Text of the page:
2. Danese, Moffitt, Pariante, Ambler, Poulton, Caspi. Elevated inflammation levels in depressed adults with a history of childhood maltreatment. Arch Gen Psychiatry 2008; 65: 409–15.

  3. Danese A, Caspi A, Williams B, Ambler A, Sugden, Mika, Werts, Freeman, Pariante, Moffitt, Arseneault (2011): Biological embedding of stress through infl-mmation processes in childhood. Mol Psychiatry 2011; 16: 244–6.

  4. Quesada, Tristão, Pratesi, Wolf (2014): Hyper-responsiveness to acute stress, emotional problems and poorer memory in former preterm children. Stress. 2014 Sep;17(5):389-99. doi: 10.3109/10253890.2014.949667.

  5. Tollenaar, Beijers, Jansen, Riksen-Walraven, de Weerth (2011): Maternal prenatal stress and cortisol reactivity to stressors in human infants.Stress. 2011 Jan;14(1):53-65. doi: 10.3109/10253890.2010.499485.

  6. Steckler, Kalin, Reul (2005): Handbook of Stress and the Brain, Teil 1; Elsevier, Seite 811

  7. Smyth, Thorn, Oskis, Hucklebridge, Evans, Clow (2015): Anxious attachment style predicts an enhanced cortisol response to group psychosocial stress. Stress. 2015;18(2):143-8. doi: 10.3109/10253890.2015.1021676.

  8. Miller, Raison (2016): The role of inflammation in depression: from evolutionary imperative to modern treatment target. Nature Rev Immunol 2016; 16: 22-34

  9. McClung (2015): Glucocorticoid Receptor Function and Resilience: A Tale of Mice and Men, Biological Psychiatry, Volume 77, Issue 4, 2015, Pages 310-311, ISSN 0006-3223, https://doi.org/10.1016/j.biopsych.2014.11.009.

  10. Gispen-de Wied, Jansen, Wynne, Matthys, van der Gaag, Thijssen, van Engeland (1997): Differential Effects of Hydrocortisone and Dexamethasone on Cortisol Suppression in a Child Psychiatric Population; Psychoneuroendocrinology, April 1998, Volume 23, Issue 3, Pages 295–305, DOI: https://doi.org/10.1016/S0306-4530(97)00097-8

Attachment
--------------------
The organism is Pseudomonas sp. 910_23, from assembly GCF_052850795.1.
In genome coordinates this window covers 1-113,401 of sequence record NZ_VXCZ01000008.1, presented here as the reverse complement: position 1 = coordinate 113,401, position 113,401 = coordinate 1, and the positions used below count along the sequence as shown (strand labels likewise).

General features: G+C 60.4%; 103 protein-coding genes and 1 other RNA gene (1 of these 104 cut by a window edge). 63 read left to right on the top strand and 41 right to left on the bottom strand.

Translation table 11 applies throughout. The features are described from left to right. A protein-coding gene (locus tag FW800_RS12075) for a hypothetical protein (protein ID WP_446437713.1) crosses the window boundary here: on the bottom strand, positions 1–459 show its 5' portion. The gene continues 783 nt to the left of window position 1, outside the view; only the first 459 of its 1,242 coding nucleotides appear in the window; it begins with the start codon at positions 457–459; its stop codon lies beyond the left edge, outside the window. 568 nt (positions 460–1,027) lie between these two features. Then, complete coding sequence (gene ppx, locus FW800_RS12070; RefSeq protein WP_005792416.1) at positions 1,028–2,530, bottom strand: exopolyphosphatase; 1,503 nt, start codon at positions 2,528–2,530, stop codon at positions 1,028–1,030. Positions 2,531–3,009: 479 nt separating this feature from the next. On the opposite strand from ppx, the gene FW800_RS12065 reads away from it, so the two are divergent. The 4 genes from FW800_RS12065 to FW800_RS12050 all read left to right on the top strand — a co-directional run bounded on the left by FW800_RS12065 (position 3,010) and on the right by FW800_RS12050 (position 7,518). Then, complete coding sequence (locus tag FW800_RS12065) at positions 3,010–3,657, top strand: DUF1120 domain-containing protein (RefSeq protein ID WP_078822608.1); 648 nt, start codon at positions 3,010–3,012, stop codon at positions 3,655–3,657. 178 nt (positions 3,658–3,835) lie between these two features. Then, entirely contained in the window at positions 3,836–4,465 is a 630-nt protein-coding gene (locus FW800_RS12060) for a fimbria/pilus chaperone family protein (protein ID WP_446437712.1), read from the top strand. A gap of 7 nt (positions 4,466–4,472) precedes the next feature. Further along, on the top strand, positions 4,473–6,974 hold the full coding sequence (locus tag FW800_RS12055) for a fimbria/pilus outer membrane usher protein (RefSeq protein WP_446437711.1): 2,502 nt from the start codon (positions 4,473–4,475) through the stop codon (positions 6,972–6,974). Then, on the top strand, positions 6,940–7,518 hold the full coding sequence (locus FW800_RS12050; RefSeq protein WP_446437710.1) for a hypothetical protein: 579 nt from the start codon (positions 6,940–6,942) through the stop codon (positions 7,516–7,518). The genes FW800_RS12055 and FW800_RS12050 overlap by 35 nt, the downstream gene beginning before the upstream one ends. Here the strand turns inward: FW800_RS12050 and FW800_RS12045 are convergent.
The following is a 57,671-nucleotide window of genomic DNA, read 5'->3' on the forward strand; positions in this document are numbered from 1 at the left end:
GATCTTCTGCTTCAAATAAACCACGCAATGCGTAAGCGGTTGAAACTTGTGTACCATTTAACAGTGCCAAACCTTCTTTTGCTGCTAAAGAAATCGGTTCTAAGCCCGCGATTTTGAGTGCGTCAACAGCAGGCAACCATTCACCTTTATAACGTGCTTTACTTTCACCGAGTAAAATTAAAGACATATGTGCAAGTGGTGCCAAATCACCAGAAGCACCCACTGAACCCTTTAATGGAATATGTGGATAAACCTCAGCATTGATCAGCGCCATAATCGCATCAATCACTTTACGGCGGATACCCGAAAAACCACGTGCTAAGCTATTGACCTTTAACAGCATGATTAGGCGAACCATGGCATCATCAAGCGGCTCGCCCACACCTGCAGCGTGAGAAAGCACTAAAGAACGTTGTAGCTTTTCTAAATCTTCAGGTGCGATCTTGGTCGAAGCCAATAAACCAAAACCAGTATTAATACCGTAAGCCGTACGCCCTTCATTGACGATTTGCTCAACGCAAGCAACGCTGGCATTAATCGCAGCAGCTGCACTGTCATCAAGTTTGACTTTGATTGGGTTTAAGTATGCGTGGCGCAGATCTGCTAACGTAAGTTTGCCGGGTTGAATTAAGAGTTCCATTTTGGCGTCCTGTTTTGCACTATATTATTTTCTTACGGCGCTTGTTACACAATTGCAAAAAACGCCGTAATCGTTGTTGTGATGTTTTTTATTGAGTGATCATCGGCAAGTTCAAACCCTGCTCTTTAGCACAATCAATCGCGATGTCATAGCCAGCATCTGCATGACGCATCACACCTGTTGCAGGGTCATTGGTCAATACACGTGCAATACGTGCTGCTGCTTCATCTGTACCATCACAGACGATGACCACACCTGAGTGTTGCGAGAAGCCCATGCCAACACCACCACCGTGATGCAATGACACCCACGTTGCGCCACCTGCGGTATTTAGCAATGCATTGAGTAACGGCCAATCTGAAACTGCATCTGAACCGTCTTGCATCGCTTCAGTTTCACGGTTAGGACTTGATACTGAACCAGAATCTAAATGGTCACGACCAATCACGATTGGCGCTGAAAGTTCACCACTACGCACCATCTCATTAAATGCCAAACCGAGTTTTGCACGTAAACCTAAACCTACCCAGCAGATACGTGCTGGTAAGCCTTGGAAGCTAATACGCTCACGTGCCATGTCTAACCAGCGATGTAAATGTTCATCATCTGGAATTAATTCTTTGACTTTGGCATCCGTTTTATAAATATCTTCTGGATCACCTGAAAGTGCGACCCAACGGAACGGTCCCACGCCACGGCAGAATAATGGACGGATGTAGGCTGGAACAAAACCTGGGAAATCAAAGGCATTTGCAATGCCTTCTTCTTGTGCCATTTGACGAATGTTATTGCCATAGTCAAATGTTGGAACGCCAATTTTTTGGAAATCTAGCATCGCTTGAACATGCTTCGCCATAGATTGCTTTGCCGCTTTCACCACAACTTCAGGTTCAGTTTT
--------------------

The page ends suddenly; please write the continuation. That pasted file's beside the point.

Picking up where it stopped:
11. Evans, Marneros (2007): Depressionen und bipolare Erkrankungen in der psychiatrischen und allgemeinärztlichen Praxis: ein Leitfaden, Seite 285

  12. Bäckstrom, Birzniece, Fernandez, Johansson, Kask, Lindblad, Lundgren, Hyberg, Ragagnin, Sundström-Poromaa, Strömberg, Turkman, Wang, von Boekhoven, van Wingen: Neuroactive Seorids: Effects on Cognitive Functions; in: Weizman (Herausgeber) (2008): Neuroactive Steroids in Brain Function, Behavior and Neuropsychiatric Disorders: Novel Strategies for Research and Treatment; Chapter 5, S 103 ff

  13. Pruessner, Hellhammer, Kirschbaum (1999): Burnout, Perceived Stress, and Cortisol Responses to Awakening; Psychosomatic Medicine: March/April 1999 – Volume 61 – Issue 2 – p 197-204

  14. Houtepen, Boks, Kahn, Joëls, Vinkers (2016): Antipsychotic use is associated with a blunted cortisol stress response: a study in euthymic bipolar disorder patients and their unaffected siblings. Eur Neuropsychopharmacol. 2015 Jan;25(1):77-84. doi: 10.1016/j.euroneuro.2014.10.005.

  15. Tanaka, Maruyama, Ishitobi, Kawano, Ando, Ikeda, Inoue, Imanaga, Okamoto, Kanehisa, Ninomiya, Tsuru, Akiyoshi (2013): Salivary alpha-amylase and cortisol responsiveness following electrically stimulated physical stress in bipolar disorder patients. Neuropsychiatr Dis Treat. 2013;9:1899-905. doi: 10.2147/NDT.S48722.